US 5527312 A
A spinal fixation system comprises a pair of facet screws that extend through the facet joint from the inferior facet of a superior vertebra and into the base of the transverse process of the immediately inferior vertebra. A pair of stabilizing bars are operatively coupled to the screws adjacent their heads. The bars carry fingers that extend in a superior direction and loop over the superior aspect of the pedicle of the superior vertebra. The stabilizing bars thus stabilize the facet screws and prevent their tendency to toggle, thereby conjunctively stabilizing the superior vertebra to the immediately inferior vertebra, for example, to facilitate the healing of a fusion.
1. A system for stabilizing the thoracolumbar and lumbar region of the spine and for fixing an inferior vertebra to a superior vertebra, comprising:
a first facet screw adapted to extend through the inferior facet of the superior vertebra lateral to the sagittal plane and to extend into the base of the transverse process of the inferior vertebra;
a fixation bar operably secured to said screw so as to prevent toggling of the said screw relative to said bar, said bar having a finger configured and arranged to extend in a superior direction across the dorsal side of the transverse process of the superior vertebra, said finger adapted to wrap around the superior aspect of the pedicle of the superior vertebra and extend in an anterior direction and preferably thereafter in an anterior and inferior direction to terminate in a hook.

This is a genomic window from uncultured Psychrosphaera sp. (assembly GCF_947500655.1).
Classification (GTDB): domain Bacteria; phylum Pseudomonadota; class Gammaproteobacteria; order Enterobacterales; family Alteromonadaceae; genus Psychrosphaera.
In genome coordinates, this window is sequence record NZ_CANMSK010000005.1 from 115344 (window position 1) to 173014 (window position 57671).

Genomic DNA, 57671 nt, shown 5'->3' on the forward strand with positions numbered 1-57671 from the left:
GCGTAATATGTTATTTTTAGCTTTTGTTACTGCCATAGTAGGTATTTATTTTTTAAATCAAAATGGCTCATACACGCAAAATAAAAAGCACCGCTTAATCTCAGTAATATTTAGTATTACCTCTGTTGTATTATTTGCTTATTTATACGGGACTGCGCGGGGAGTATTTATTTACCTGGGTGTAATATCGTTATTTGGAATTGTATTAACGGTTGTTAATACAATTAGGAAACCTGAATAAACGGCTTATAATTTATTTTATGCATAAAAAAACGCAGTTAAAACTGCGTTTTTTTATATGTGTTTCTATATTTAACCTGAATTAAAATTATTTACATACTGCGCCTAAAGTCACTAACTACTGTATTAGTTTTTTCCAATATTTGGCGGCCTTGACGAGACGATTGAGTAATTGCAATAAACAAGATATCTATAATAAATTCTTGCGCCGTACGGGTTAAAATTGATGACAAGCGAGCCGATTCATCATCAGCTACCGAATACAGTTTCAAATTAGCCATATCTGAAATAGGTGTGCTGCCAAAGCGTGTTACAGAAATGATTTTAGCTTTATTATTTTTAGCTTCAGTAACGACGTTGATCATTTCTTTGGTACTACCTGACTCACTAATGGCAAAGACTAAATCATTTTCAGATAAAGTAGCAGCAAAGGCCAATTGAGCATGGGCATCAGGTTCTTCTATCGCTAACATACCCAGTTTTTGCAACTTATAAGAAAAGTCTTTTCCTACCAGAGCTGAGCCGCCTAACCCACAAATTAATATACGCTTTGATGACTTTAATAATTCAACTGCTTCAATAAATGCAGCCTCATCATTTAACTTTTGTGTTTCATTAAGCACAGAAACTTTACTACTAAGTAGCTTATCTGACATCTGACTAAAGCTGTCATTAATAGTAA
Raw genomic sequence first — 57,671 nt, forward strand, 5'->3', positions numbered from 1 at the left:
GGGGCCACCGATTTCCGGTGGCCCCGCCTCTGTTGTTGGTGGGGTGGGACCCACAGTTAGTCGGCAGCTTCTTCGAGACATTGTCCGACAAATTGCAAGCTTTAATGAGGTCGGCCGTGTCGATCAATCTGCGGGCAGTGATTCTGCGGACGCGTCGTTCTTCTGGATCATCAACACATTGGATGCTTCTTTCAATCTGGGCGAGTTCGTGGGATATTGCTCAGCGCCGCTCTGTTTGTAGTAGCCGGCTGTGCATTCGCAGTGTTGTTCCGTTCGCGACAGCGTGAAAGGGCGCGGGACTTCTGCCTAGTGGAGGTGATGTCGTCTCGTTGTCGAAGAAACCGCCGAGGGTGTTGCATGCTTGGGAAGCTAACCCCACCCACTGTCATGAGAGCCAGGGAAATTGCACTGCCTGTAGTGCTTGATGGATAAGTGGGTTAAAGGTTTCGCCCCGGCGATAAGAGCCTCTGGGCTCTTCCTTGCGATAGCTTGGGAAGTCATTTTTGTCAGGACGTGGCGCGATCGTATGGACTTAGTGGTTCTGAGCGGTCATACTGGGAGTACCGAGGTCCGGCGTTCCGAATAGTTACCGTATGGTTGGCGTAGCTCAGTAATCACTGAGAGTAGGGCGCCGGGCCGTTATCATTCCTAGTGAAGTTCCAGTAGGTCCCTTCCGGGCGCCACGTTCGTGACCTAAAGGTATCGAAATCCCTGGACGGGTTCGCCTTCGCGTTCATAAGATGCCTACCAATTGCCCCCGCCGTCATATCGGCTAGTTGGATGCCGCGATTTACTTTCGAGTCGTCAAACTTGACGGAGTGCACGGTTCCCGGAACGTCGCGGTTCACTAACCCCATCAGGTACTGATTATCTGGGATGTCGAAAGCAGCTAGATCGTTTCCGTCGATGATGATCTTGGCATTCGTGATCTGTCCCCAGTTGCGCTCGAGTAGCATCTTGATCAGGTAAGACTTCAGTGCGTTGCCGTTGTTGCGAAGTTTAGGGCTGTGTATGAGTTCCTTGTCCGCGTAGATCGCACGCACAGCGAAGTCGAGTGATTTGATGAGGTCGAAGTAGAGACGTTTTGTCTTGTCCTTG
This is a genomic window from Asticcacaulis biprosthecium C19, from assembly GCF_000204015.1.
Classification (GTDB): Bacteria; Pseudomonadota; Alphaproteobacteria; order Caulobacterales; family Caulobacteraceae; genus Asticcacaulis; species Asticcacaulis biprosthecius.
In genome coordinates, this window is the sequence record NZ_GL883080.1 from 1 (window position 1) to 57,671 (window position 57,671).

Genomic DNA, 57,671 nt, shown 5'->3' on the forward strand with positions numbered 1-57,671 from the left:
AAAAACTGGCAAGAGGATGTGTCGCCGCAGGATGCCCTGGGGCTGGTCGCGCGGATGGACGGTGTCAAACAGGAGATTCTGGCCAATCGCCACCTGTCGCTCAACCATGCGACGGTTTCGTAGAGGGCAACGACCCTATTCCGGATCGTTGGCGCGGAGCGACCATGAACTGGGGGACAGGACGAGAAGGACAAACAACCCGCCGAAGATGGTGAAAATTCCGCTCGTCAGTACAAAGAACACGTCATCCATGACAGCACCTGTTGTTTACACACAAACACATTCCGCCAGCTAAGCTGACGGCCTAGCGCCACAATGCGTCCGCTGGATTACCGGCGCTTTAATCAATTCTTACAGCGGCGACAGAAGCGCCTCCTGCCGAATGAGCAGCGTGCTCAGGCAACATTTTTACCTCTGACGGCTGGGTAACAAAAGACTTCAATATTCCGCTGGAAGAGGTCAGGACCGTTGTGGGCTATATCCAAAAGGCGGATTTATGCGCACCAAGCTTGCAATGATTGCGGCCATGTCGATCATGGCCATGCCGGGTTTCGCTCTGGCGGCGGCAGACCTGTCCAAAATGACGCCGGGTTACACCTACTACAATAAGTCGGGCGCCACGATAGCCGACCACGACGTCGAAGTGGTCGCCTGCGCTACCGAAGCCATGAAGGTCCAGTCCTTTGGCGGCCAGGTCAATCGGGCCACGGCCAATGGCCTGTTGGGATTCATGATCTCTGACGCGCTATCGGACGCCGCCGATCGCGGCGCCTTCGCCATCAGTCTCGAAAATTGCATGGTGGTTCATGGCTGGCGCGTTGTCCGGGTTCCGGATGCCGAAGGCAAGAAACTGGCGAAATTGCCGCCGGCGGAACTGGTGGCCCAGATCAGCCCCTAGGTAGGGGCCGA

2. The system of claim 1, further comprising:
a second facet screw adapted to extend through the inferior facet of the superior vertebra on the opposite side of the sagittal plane from the first facet screw and to extend into the base of the transverse process of the inferior vertebra;
a second fixation bar operably secured to said second screw so as to prevent toggling of said second screw relative to said second bar, said second bar having a finger configured and arranged to extend in a superior direction across the dorsal side of the transverse process of the superior vertebra on said opposite side, said finger adapted to wrap around the superior aspect of the pedicle of the superior vertebra on said opposite side and extend in an anterior direction and preferably in an inferior direction to terminate in a second hook.
3. The system of claim 1, wherein said bar has a plurality of adjacent bores through which said facet screw can extend to adjust the length of the finger relative to the screw in a superior direction.
4. The system of claim 3, wherein said bar has weakened portions between each of said bores so that the portion of the bar inferior to the bore through which the facet screw extends can be broken away prior to application.
5. The system of claim 1, wherein said bar has at least one bore through which said screw can extend, said screw having a cylindrical shaft adjacent the head of the screw, said shaft being sized to rotatably and reciprocally fit in said bore and to prevent toggling motion of said screw relative to said bar.